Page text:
Monday, 21 September 2015

Can following the Paleo diet help arthritis?

The 'Paleo' diet (short for paleolithic) is in the headlines a lot at the moment but it's not entirely new; there have been various similar diets around since the 1970s with names like the 'caveman' diet (always makes me think of Fred Flintstone) and the stone-age diet. Followers of the Paleo diet believe that we should stick to the diet of our ancestors pre-agriculture so plenty of meat, vegetables and fruit but no grains, legumes or dairy. They argue that the diet of our distant ancestors is the one that we are genetically optimised for.

I've lost count of the number of Paleo auto-immune protocols that I have read on the internet purporting to cure arthritis. Usually I try to be fairly open-minded about different dietary approaches but I think a lot of the information available about the Paleo diet is entirely misleading and irresponsible. For a start, the whole premise of the diet is that diseases like rheumatoid arthritis didn't exist in the Paleolithic era because they are diseases of affluence and linked to the consumption of grains, legumes and dairy. However, it is more likely that conditions like arthritis didn't exist simply because life expectancy was so short that acute infections, other humans, accidents or predators got to you before any chronic diseases had the chance to develop. Secondly, there if a lot of mixed evidence on what was actually eaten during the paleolithic period by our ancestors. Hunter gatherers were likely to be a lot more nutritionally flexible than the Paleo diet implies - when you exist hand-to-mouth you eat what is available. Your average cave man wouldn't have had the luxury of turning down available food sources in order to pop to WholeFoods. Equally, our ancestors diet would have evolved and varied over the 3.4 million years of the paleolithic period. It wouldn't have been set in stone (if you will excuse the terrible pun). In fact, recent research suggests that grains may well have been consumed by them. Moreover, if the consumption of grains and dairy is so unhealthy it is unlikely that we would have successfully evolved to consume them in our diets. Humans are endlessly adaptable and a wide range of different dietary patterns are followed successfully by different populations around the world.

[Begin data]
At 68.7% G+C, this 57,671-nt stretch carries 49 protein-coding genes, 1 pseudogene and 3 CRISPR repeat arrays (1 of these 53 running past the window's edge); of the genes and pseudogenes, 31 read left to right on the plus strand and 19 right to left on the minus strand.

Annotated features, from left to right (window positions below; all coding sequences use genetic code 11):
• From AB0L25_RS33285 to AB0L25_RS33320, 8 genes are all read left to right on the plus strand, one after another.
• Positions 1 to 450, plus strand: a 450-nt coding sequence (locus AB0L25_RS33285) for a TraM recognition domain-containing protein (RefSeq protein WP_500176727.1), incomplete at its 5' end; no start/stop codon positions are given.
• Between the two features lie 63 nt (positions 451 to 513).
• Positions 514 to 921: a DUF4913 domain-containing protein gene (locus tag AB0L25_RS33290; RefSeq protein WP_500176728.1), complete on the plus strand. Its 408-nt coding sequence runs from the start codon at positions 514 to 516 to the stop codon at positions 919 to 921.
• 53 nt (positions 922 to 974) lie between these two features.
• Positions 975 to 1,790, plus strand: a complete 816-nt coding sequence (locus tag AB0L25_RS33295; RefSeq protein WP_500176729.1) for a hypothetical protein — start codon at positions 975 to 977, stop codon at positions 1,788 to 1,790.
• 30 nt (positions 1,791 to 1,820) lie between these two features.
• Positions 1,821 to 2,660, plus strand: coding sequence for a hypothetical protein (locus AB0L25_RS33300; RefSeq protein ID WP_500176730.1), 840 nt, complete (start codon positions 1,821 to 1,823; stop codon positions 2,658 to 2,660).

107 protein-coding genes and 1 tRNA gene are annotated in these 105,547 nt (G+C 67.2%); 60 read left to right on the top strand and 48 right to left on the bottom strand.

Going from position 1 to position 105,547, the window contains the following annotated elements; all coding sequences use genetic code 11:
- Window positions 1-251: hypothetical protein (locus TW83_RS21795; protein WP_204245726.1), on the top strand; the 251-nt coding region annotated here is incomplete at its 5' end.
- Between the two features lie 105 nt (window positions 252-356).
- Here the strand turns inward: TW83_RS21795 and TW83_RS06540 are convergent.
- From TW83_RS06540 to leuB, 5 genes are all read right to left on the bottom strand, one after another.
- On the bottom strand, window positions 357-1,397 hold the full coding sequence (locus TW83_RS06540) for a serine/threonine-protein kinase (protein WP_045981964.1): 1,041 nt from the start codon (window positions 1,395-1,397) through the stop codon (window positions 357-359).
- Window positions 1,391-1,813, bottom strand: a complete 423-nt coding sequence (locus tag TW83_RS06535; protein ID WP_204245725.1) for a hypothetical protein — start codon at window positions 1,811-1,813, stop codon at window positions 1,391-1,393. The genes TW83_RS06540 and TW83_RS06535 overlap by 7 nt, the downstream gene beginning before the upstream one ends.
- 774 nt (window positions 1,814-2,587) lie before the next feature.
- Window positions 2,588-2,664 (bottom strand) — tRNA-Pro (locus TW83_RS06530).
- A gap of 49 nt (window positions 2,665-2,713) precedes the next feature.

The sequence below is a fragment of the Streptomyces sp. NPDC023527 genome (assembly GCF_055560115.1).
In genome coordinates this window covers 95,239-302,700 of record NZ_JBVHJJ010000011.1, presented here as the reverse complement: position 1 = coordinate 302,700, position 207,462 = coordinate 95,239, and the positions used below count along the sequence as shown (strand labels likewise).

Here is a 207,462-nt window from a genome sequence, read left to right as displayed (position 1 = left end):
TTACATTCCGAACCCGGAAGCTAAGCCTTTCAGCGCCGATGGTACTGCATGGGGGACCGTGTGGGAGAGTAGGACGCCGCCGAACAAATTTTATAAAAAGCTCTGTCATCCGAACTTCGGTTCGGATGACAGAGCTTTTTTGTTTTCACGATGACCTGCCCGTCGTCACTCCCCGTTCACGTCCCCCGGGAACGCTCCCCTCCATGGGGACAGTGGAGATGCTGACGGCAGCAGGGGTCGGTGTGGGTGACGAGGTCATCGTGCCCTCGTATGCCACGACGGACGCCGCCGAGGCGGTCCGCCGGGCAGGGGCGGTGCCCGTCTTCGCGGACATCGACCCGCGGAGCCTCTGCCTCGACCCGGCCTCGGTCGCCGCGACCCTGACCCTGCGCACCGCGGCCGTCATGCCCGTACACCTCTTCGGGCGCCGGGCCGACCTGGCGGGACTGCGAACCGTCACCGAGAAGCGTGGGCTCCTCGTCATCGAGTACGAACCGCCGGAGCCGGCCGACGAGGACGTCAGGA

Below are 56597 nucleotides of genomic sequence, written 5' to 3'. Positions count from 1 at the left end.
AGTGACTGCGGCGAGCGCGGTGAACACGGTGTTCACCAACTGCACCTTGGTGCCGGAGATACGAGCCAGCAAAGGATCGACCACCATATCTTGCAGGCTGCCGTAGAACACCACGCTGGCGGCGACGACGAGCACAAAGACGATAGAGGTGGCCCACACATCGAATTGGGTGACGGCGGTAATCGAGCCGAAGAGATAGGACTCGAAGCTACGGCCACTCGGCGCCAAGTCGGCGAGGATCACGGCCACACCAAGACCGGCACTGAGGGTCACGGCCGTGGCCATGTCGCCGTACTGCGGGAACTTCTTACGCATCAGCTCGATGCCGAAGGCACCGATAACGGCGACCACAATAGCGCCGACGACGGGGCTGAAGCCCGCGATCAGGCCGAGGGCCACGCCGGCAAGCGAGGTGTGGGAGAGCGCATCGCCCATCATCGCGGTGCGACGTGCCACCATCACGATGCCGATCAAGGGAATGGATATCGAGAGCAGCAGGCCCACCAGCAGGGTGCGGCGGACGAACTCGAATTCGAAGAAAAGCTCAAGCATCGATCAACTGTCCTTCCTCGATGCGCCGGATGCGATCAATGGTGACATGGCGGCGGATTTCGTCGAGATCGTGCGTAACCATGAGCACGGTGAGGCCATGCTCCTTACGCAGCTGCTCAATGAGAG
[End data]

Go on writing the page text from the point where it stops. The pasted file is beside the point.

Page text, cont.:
For people with arthritis, foods like wholegrains, beans and dairy are an extremely important and useful part of the diet. They provide essential nutrients that help mitigate and protect against some of the effects of the disease. Although there is little robust research on the effects of diet on arthritis, most studies that have been conducted have concluded that a vegetarian diet or a Mediterranean diet may be most beneficial and several longitudinal studies have suggested that high consumption of red meat (as on the Paleo diet) may increase a person's risk of rheumatoid arthritis. A Cochrane Review (the gold standard of evidence in health interventions) suggested that any dietary intervention that involves cutting out food groups (like the Paleo diet) should be approached with caution by people with rheumatoid arthritis due to the risk of deficiencies and malnutrition.

Having said all that,  there are some positive aspects to the Paleo diet. the Paleo diet's insistence that we avoid all processed food and increase our consumption of vegetables and fish is a healthy habit for anyone, including those of us with arthritis. But, if you are looking for a great healthy diet for your arthritis, you don't need to look to the Stone Age to find it!

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